A white woman from Georgia is suing her former landlords, saying they evicted her because she dared to have black guests over at the home she rented from them.
Victoria Sutton claims in a suit filed Wednesday that Patricia McCoy and her husband, Allen McCoy, hurled racial slurs and threatened her with violence after she had the audacity to have a black co-worker and his child over to her house for a play date with her two young daughters, the Atlanta Journal-Constitution reports:
The lawsuit alleges that Allen McCoy called Sutton a “(racial epithet) lover” and said he would call child protective services for having a “(racial epithet) on their property.” He told her she had two weeks to move out.
Patricia McCoy, in an interview with the AJC, says that’s just ridiculous because—yes, she said it—some of her “best friends” are black.
“I’ve got best friends that’s black people,” McCoy told the AJC.
And, yes, apparently, she is the real McCoy when it comes to trash justifications for alleged racist behavior.
In talking with the Associated Press, Patricia McCoy said the real reason she threw Sutton, and her little kids, too, out of her house is because they were “nasty.”
“I kicked her out because she was so nasty,” McCoy said, AP reports. “It was because of nastiness, tearing up everything and having a cat in the house when I told her she couldn’t have no animals.”
Is “cat” some new, shaded code word for black people?
I mean, according to the AJC, Sutton claims that when she called Patricia McCoy to try to get her to change her mind, she captured her on a recording making the following rant:
According to the filing, Patricia McCoy can be heard on the recording telling Sutton that she didn’t “put up with (racial epithets) in my (house) and I don’t want them in my property.” When Sutton told Patricia McCoy she had not “done anything to deserve this,” Patricia McCoy is accused of saying: “Maybe you like black dogs, but I don’t. So just get your stuff and get out.”
OK, so maybe, when it comes to black people, McCoy is a “dog” person, not a cat person.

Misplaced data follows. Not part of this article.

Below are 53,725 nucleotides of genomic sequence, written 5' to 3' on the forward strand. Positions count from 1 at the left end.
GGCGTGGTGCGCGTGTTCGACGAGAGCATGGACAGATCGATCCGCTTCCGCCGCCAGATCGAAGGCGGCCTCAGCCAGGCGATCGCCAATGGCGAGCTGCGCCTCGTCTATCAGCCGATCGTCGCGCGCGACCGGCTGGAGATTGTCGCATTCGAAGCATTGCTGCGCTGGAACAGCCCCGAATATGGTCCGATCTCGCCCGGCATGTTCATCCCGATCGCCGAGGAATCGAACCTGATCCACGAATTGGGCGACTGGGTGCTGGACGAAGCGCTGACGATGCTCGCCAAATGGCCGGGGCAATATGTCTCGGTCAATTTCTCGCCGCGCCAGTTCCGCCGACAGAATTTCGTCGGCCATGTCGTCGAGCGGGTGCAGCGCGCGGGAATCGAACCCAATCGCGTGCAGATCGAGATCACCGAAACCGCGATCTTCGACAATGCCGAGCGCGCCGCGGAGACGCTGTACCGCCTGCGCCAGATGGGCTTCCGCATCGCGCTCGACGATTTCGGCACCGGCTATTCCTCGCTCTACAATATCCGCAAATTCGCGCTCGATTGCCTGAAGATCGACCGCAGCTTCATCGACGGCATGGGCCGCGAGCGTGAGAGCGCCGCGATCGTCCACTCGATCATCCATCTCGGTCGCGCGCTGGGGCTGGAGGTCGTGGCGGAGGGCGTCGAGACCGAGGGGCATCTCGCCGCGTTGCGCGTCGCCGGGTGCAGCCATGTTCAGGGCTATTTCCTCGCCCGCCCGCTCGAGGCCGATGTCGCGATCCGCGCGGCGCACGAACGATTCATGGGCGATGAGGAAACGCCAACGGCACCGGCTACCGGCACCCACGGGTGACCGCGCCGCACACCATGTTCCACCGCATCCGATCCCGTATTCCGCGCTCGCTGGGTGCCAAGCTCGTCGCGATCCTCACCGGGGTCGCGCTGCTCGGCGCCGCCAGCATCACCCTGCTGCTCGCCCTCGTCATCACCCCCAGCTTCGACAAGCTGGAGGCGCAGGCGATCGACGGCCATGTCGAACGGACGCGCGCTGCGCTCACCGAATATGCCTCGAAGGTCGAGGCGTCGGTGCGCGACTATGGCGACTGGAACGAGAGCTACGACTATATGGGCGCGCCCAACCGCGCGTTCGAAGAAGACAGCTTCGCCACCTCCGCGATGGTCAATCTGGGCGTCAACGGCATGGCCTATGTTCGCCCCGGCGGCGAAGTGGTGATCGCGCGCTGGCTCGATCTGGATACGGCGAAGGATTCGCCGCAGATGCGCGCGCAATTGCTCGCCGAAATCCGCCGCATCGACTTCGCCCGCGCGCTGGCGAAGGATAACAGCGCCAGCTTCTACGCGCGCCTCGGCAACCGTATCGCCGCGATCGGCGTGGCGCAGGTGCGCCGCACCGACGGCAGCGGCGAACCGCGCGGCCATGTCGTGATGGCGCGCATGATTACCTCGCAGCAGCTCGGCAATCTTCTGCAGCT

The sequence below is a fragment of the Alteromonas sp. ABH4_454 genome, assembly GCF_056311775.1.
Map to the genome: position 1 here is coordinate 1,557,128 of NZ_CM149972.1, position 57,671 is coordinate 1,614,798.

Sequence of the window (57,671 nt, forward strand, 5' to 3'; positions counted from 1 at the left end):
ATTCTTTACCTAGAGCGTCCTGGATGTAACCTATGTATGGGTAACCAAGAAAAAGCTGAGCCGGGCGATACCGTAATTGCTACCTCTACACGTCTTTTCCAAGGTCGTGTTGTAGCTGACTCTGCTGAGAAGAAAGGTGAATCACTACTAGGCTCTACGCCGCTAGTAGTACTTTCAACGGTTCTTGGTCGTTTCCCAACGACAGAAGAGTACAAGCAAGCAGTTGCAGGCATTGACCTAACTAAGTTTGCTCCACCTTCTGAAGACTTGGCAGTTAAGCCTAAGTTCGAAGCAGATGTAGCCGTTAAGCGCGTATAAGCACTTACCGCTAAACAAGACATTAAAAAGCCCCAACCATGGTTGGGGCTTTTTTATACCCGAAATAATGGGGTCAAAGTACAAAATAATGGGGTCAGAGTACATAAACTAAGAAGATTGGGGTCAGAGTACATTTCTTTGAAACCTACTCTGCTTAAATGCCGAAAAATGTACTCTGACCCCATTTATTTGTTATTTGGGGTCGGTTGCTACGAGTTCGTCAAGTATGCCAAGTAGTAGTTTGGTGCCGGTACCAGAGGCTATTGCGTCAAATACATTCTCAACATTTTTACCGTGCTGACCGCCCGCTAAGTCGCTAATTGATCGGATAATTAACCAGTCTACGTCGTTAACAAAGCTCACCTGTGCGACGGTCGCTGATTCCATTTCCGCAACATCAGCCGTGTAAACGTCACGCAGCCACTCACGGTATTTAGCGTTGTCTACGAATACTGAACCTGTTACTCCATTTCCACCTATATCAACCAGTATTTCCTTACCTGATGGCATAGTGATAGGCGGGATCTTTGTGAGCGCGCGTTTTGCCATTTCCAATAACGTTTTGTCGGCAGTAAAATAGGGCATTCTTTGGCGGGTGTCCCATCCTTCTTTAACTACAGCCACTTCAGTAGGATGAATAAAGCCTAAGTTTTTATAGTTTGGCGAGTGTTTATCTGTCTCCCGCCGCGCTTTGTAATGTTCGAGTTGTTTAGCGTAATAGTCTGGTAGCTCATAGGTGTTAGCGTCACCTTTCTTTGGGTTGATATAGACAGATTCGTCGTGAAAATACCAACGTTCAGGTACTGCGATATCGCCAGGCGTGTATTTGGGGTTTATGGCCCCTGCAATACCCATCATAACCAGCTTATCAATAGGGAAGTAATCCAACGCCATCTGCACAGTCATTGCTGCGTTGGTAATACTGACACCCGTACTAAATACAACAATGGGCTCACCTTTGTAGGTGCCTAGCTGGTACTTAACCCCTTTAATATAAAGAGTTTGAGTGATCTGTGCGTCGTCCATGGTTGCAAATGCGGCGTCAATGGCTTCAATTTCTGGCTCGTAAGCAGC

Or, maybe, McCoy just doesn’t like people who live in trailer parks. Because they’re all “drug pushers.” Not like that’s not a clear example of discrimination in and of itself, right? Yeah, right.
As the AP reported:
When asked Wednesday whether she’d said she didn’t want black people on her property, Patricia McCoy said, “I told her I didn’t want nobody out of the trailer park on my property because they’re drug pushers.”
Asked if she used the racial slur, she said no.
When Sutton said she had the right to invite anyone to the home, Patricia McCoy said she would evict her, the lawsuit says. When Sutton said she’d done nothing wrong and would tell a judge that, Patricia McCoy threatened to “stomp the (expletive) out” of her, the lawsuit says.
In any case, definitely due to the McCoys’ actions, regardless of motivation, in December of last year, Sutton and her family were evicted and lost their home in Adairsville, Ga., about 60 miles north of Atlanta, the AP reports.
Sutton’s attorneys tell the AJC that their client’s case is a “blatant” one of racial housing discrimination in violation of the federal Civil Rights Act and the federal and state of Georgia Fair Housing Acts.
“This blatant racial discrimination happened to be caught on tape,” Sean J. Young of the American Civil Liberties Union of Georgia—one of the legal organizations to file suit on Sutton’s behalf—said. “However, people of color face discrimination in all walks of life even when racist motives are more carefully hidden.”